Petunia’s Christmas by Roger Duvoisin

Petunia the Silly Goose is a character created and illustrated by Swiss-American Roger Duvoisin (1904-1980). The first of the series was published in 1951. Petunia’s Christmas came along the following year.

Find Petunia’s Christmas available for one hour loan at The Internet Archive.

Once again, Petunia’s story starts when she is simply out for a walk, minding her own business. In the first story, she came across a dropped book and considered herself very smart. In this one she slips on a frozen stream and is taken by surprise on an unintended journey.

The illustrations are once again unmistakeably Duviosinian, with white space for snow, and splashes of Duvoisinian blues, pinks and yellows.

At first glance, Petunia appears to be alone as she walksa cross that lovely soft-looking snow, but many others have taken this path before her. Young readers are encouraged by the text to identify each set of footprints.

One standout feature of geese, and particularly of this goose: The long neck. Petunia sticks her head into a hole in the snow and searches for food. She’s getting hungry.

Eventually she reaches a place called Windy Farm. I’m not surprised — don’t these farmers know to plant some foliage as wind break? Or maybe they tried and everything died. (How dystopian is this story?)

Note to modern young men reading this book: This isn’t how to pick up a modern chick. Everyone has moved to the dating apps now. Stopping a woman on the street and saying “Yohoo!” is, admittedly, quaint, and may work for some very specific individuals in very specific circumstances. I’m not sure a big fan of the “Psst”, though.

Next, Petunia meets Charles, who stands behind a wire fence, imprisoned. The horrific part of this story: Charles is fully aware of his fate. He knows why he’s being fattened up.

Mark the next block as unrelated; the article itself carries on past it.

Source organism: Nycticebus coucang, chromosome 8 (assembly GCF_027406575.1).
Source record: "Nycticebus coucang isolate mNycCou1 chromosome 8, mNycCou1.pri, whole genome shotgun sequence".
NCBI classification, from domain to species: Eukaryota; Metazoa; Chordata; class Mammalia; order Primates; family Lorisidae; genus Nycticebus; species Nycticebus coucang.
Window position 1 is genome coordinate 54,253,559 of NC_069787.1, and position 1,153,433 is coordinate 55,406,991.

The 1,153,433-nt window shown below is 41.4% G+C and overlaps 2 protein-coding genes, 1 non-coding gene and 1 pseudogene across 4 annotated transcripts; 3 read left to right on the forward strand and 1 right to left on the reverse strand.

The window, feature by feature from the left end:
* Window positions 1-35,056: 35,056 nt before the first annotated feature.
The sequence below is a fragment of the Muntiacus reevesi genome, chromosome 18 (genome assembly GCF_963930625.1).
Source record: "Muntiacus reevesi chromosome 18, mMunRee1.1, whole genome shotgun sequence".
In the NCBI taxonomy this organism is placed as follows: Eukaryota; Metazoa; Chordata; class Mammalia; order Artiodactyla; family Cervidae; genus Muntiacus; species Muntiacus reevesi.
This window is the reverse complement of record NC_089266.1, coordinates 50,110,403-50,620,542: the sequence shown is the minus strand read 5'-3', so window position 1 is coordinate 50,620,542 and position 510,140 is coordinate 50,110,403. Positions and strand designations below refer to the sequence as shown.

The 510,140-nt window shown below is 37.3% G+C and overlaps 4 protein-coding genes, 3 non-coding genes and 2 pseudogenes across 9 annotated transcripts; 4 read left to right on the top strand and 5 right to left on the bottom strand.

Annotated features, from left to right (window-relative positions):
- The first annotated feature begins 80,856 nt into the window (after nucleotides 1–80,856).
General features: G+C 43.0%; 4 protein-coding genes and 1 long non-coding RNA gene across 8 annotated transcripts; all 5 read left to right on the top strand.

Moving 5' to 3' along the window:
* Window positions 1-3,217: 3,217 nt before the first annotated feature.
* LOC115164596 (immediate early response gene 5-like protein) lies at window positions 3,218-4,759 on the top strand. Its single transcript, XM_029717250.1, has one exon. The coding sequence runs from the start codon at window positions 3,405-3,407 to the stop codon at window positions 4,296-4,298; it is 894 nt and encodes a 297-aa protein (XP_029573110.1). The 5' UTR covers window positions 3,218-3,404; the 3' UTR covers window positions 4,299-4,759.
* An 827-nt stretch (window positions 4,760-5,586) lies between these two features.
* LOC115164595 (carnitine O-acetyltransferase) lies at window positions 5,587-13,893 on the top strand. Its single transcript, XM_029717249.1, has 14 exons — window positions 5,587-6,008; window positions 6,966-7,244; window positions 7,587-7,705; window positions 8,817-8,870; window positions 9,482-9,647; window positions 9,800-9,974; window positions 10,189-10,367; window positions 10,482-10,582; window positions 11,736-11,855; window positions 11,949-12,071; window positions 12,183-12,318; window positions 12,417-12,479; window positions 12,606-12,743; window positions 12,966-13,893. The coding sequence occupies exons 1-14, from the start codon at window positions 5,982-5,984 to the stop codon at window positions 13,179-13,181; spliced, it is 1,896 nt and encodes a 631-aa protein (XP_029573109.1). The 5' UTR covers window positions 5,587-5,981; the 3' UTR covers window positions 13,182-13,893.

from Never Let Me Go, the film adaptation of the Kazuo Ishiguro novel

Charles wonders if Petunia, too, is being fattened for a grim purpose. Petunia explains her privilege: She is a pet, not a foodstuff. Charles requests Petunia’s help in escaping from his enclosure. The smitten Petunia decides to hatch a plan. She mulls this over on her long, plodding walk towards home.

Although Petunia started out as a ‘silly goose’, remember she learned to read after finding that book? Well, she comes up with a rather good idea. She paints herself in a distinctive Duvoisian palette of colours to look like a fierce monster. She even scares herself she she looks in the mirror.


If Duvoisin didn’t mean to turn a generation of young readers into vegetarians, perhaps he shouldn’t have written books with these plot lines. Perhaps he might have avoided the word ‘gooseflesh’. Like any part of the body ending in ‘hole’, ‘gooseflesh’ simply reminds readers that we are reading about a foodstuff, not a character.

This got me wondering: How many words end in ‘flesh’?

Apart from gooseflesh and horseflesh English has parflesh, meaning a rawhide soaked in lye to remove the hair and dried.